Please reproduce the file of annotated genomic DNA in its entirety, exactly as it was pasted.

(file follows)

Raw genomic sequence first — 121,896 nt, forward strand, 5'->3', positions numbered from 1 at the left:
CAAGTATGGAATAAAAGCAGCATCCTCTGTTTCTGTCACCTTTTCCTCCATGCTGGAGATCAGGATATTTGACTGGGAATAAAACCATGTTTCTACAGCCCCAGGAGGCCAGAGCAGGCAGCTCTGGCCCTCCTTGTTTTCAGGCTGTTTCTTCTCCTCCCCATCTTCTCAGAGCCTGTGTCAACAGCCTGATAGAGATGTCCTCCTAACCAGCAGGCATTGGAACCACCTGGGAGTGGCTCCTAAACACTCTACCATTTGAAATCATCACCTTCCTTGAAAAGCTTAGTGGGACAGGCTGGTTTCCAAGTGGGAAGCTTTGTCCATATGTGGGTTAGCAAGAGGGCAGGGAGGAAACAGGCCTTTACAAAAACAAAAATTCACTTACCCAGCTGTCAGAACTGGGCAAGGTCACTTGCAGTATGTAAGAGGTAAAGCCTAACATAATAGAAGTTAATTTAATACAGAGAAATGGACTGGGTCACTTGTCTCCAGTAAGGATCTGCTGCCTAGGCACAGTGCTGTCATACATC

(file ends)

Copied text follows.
Raw genomic sequence first — 121,896 nt, forward strand, 5'->3', positions numbered from 1 at the left:
CAAGTATGGAATAAAAGCAGCATCCTCTGTTTCTGTCACCTTTTCCTCCATGCTGGAGATCAGGATATTTGACTGGGAATAAAACCATGTTTCTACAGCCCCAGGAGGCCAGAGCAGGCAGCTCTGGCCCTCCTTGTTTTCAGGCTGTTTCTTCTCCTCCCCATCTTCTCAGAGCCTGTGTCAACAGCCTGATAGAGATGTCCTCCTAACCAGCAGGCATTGGAACCACCTGGGAGTGGCTCCTAAACACTCTACCATTTGAAATCATCACCTTCCTTGAAAAGCTTAGTGGGACAGGCTGGTTTCCAAGTGGGAAGCTTTGTCCATATGTGGGTTAGCAAGAGGGCAGGGAGGAAACAGGCCTTTACAAAAACAAAAATTCACTTACCCAGCTGTCAGAACTGGGCAAGGTCACTTGCAGTATGTAAGAGGTAAAGCCTAACATAATAGAAGTTAATTTAATACAGAGAAATGGACTGGGTCACTTGTCTCCAGTAAGGATCTGCTGCCTAGGCACAGTGCTGTCATACATC